19. Reorder Library
The Reorder Library provides a mechanism for reordering mbufs based on their sequence number.
The reorder library is essentially a buffer that reorders mbufs. The user inserts out of order mbufs into the reorder buffer and pulls in-order mbufs from it.
At a given time, the reorder buffer contains mbufs whose sequence number are inside the sequence window. The sequence window is determined by the minimum sequence number and the number of entries that the buffer was configured to hold. For example, given a reorder buffer with 200 entries and a minimum sequence number of 350, the sequence window has low and high limits of 350 and 550 respectively.
When inserting mbufs, the reorder library differentiates between valid, early and late mbufs depending on the sequence number of the inserted mbuf:
- valid: the sequence number is inside the window.
- late: the sequence number is outside the window and less than the low limit.
- early: the sequence number is outside the window and greater than the high limit.
The reorder buffer directly returns late mbufs and tries to accommodate early mbufs.
19.2. Implementation Details
The reorder library is implemented as a pair of buffers, which referred to as the Order buffer and the Ready buffer.
On an insert call, valid mbufs are inserted directly into the Order buffer and late mbufs are returned to the user with an error.
In the case of early mbufs, the reorder buffer will try to move the window (incrementing the minimum sequence number) so that the mbuf becomes a valid one. To that end, mbufs in the Order buffer are moved into the Ready buffer. Any mbufs that have not arrived yet are ignored and therefore will become late mbufs. This means that as long as there is room in the Ready buffer, the window will be moved to accommodate early mbufs that would otherwise be outside the reordering window.
For example, assuming that we have a buffer of 200 entries with a 350 minimum sequence number, and we need to insert an early mbuf with 565 sequence number. That means that we would need to move the windows at least 15 positions to accommodate the mbuf. The reorder buffer would try to move mbufs from at least the next 15 slots in the Order buffer to the Ready buffer, as long as there is room in the Ready buffer. Any gaps in the Order buffer at that point are skipped, and those packet will be reported as late packets when they arrive. The process of moving packets to the Ready buffer continues beyond the minimum required until a gap, i.e. missing mbuf, in the Order buffer is encountered.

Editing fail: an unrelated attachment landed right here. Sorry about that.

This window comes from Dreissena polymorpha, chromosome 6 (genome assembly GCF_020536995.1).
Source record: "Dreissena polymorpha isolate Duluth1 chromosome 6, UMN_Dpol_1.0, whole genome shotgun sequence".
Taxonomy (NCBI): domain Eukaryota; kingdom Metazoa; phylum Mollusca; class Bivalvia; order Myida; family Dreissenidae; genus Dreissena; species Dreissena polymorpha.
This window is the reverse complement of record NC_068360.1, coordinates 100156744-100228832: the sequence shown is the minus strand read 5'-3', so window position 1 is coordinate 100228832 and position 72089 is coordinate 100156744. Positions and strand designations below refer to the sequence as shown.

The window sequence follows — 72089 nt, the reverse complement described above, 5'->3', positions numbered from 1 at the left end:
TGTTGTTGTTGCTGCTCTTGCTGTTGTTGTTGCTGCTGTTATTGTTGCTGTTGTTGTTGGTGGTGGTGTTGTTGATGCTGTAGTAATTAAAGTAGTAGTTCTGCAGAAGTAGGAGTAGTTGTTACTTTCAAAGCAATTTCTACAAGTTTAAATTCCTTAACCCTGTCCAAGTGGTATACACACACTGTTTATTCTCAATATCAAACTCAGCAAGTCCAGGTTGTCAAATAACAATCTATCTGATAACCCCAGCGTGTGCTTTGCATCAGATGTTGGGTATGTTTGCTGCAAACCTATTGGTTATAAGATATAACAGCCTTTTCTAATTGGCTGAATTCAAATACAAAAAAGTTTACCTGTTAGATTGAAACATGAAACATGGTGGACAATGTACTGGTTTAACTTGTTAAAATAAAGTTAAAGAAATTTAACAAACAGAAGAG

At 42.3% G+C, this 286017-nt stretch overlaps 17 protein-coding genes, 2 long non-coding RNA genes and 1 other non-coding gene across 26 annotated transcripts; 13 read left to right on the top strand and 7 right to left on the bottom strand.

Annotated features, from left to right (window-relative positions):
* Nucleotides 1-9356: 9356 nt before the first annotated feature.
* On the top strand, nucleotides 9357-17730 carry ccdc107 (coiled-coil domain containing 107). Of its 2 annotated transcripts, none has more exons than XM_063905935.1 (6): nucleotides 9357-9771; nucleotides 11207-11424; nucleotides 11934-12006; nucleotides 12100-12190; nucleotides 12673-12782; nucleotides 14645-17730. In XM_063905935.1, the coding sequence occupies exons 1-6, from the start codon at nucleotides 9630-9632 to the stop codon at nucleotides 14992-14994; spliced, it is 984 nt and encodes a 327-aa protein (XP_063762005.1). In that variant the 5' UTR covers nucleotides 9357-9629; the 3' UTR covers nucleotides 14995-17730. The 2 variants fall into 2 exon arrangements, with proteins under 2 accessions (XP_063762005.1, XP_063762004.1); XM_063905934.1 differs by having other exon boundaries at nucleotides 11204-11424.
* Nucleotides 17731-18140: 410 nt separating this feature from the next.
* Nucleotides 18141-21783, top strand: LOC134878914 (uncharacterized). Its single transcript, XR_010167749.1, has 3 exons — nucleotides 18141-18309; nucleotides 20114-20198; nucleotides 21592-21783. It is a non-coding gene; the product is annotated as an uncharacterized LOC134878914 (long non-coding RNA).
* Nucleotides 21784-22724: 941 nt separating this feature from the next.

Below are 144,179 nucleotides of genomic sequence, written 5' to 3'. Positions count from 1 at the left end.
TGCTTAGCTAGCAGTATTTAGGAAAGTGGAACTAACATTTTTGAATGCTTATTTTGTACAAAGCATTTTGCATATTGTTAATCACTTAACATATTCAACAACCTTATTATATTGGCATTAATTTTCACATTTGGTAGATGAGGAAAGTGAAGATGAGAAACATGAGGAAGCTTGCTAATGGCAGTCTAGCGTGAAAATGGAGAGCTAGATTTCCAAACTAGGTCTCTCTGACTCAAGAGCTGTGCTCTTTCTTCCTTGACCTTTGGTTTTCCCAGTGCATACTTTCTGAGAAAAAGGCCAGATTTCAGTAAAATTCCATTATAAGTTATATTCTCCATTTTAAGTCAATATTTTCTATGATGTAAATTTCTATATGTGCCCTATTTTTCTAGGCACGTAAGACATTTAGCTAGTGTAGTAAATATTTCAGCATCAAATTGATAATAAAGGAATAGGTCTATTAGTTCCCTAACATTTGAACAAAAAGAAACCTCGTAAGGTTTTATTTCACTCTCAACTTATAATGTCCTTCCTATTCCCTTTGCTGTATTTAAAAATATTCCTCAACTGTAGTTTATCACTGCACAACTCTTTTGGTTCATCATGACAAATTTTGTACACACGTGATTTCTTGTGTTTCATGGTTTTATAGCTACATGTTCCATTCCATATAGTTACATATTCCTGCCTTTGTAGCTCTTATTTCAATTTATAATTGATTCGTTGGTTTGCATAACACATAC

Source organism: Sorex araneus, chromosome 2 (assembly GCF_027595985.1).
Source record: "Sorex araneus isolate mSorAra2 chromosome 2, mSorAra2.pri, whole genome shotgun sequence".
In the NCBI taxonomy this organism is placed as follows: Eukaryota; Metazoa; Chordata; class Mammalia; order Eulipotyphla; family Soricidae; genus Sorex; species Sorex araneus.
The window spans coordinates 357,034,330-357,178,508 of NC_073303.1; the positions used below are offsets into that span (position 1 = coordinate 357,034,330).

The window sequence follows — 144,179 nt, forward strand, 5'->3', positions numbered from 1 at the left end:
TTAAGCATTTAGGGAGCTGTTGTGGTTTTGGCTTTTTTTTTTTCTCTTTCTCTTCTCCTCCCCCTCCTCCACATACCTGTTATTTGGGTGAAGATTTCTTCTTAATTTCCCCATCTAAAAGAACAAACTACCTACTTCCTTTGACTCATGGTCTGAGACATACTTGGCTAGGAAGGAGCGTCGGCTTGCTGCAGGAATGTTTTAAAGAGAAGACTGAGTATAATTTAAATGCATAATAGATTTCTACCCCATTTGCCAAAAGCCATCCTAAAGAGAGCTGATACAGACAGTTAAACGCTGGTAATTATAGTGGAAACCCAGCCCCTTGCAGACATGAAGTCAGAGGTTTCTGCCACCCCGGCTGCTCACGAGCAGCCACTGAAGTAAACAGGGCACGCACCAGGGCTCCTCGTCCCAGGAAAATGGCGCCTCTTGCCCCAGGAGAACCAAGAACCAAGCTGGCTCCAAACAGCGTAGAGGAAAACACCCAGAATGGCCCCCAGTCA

When draining mbufs, the reorder buffer would return mbufs in the Ready buffer first and then from the Order buffer until a gap is found (mbufs that have not arrived yet).
19.3. Use Case: Packet Distributor
An application using the DPDK packet distributor could make use of the reorder library to transmit packets in the same order they were received.
A basic packet distributor use case would consist of a distributor with multiple workers cores. The processing of packets by the workers is not guaranteed to be in order, hence a reorder buffer can be used to order as many packets as possible.
In such a scenario, the distributor assigns a sequence number to mbufs before delivering them to the workers. As the workers finish processing the packets, the distributor inserts those mbufs into the reorder buffer and finally transmit drained mbufs.
NOTE: Currently the reorder buffer is not thread safe so the same thread is responsible for inserting and draining mbufs.